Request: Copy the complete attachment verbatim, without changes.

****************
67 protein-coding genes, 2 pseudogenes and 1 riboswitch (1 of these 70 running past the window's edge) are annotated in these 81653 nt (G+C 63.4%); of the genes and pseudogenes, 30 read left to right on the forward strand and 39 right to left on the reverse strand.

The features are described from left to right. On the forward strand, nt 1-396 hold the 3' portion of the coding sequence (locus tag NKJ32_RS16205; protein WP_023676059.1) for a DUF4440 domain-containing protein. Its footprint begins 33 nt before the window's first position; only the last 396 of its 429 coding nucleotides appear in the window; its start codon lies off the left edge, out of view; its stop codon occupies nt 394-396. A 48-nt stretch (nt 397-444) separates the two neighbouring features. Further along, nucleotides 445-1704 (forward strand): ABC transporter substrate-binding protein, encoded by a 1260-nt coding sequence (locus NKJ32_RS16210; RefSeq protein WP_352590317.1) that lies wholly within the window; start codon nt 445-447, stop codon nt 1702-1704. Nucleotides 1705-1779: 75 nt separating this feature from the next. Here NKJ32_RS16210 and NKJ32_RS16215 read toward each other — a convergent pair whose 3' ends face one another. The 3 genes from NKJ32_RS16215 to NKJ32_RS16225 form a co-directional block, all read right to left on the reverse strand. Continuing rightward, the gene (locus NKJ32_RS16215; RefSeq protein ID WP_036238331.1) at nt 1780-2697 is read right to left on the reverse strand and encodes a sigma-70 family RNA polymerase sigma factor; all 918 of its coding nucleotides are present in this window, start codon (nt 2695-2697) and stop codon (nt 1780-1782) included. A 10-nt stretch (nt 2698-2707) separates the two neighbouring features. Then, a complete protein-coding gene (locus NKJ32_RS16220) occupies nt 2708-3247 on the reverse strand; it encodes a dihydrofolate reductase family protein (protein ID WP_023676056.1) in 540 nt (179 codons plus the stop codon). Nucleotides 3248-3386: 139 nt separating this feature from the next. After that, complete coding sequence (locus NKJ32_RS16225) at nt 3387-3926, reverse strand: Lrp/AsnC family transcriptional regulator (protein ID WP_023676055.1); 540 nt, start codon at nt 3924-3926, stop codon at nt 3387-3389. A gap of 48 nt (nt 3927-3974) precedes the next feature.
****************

67 protein-coding genes, 2 pseudogenes and 1 riboswitch (1 of these 70 running past the window's edge) are annotated in these 81653 nt (G+C 63.4%); of the genes and pseudogenes, 30 read left to right on the forward strand and 39 right to left on the reverse strand.

The features are described from left to right. On the forward strand, nt 1-396 hold the 3' portion of the coding sequence (locus tag NKJ32_RS16205; protein WP_023676059.1) for a DUF4440 domain-containing protein. Its footprint begins 33 nt before the window's first position; only the last 396 of its 429 coding nucleotides appear in the window; its start codon lies off the left edge, out of view; its stop codon occupies nt 394-396. A 48-nt stretch (nt 397-444) separates the two neighbouring features. Further along, nucleotides 445-1704 (forward strand): ABC transporter substrate-binding protein, encoded by a 1260-nt coding sequence (locus NKJ32_RS16210; RefSeq protein WP_352590317.1) that lies wholly within the window; start codon nt 445-447, stop codon nt 1702-1704. Nucleotides 1705-1779: 75 nt separating this feature from the next. Here NKJ32_RS16210 and NKJ32_RS16215 read toward each other — a convergent pair whose 3' ends face one another. The 3 genes from NKJ32_RS16215 to NKJ32_RS16225 form a co-directional block, all read right to left on the reverse strand. Continuing rightward, the gene (locus NKJ32_RS16215; RefSeq protein ID WP_036238331.1) at nt 1780-2697 is read right to left on the reverse strand and encodes a sigma-70 family RNA polymerase sigma factor; all 918 of its coding nucleotides are present in this window, start codon (nt 2695-2697) and stop codon (nt 1780-1782) included. A 10-nt stretch (nt 2698-2707) separates the two neighbouring features. Then, a complete protein-coding gene (locus NKJ32_RS16220) occupies nt 2708-3247 on the reverse strand; it encodes a dihydrofolate reductase family protein (protein ID WP_023676056.1) in 540 nt (179 codons plus the stop codon). Nucleotides 3248-3386: 139 nt separating this feature from the next. After that, complete coding sequence (locus NKJ32_RS16225) at nt 3387-3926, reverse strand: Lrp/AsnC family transcriptional regulator (protein ID WP_023676055.1); 540 nt, start codon at nt 3924-3926, stop codon at nt 3387-3389. A gap of 48 nt (nt 3927-3974) precedes the next feature.